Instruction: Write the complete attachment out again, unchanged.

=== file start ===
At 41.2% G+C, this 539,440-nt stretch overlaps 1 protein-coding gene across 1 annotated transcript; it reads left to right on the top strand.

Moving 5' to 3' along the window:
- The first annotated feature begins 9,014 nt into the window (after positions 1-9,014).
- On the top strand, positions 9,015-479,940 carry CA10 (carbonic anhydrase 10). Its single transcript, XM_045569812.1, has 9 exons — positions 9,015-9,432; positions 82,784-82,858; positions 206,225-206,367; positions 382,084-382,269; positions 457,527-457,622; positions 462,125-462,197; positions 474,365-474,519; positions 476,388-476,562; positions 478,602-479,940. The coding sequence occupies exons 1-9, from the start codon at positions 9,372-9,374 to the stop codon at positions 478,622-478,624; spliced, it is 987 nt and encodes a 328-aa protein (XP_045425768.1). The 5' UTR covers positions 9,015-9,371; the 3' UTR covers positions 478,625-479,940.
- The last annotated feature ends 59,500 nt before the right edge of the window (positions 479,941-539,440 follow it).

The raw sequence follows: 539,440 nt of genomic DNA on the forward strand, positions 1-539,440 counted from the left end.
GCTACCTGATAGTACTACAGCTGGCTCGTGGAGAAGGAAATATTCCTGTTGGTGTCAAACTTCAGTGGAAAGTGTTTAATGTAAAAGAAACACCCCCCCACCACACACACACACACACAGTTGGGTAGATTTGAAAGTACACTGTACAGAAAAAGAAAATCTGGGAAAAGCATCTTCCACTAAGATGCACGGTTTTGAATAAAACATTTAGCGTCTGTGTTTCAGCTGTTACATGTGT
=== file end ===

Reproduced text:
At 41.2% G+C, this 539,440-nt stretch overlaps 1 protein-coding gene across 1 annotated transcript; it reads left to right on the top strand.

Moving 5' to 3' along the window:
- The first annotated feature begins 9,014 nt into the window (after positions 1-9,014).
- On the top strand, positions 9,015-479,940 carry CA10 (carbonic anhydrase 10). Its single transcript, XM_045569812.1, has 9 exons — positions 9,015-9,432; positions 82,784-82,858; positions 206,225-206,367; positions 382,084-382,269; positions 457,527-457,622; positions 462,125-462,197; positions 474,365-474,519; positions 476,388-476,562; positions 478,602-479,940. The coding sequence occupies exons 1-9, from the start codon at positions 9,372-9,374 to the stop codon at positions 478,622-478,624; spliced, it is 987 nt and encodes a 328-aa protein (XP_045425768.1). The 5' UTR covers positions 9,015-9,371; the 3' UTR covers positions 478,625-479,940.
- The last annotated feature ends 59,500 nt before the right edge of the window (positions 479,941-539,440 follow it).

The raw sequence follows: 539,440 nt of genomic DNA on the forward strand, positions 1-539,440 counted from the left end.
GCTACCTGATAGTACTACAGCTGGCTCGTGGAGAAGGAAATATTCCTGTTGGTGTCAAACTTCAGTGGAAAGTGTTTAATGTAAAAGAAACACCCCCCCACCACACACACACACACACAGTTGGGTAGATTTGAAAGTACACTGTACAGAAAAAGAAAATCTGGGAAAAGCATCTTCCACTAAGATGCACGGTTTTGAATAAAACATTTAGCGTCTGTGTTTCAGCTGTTACATGTGT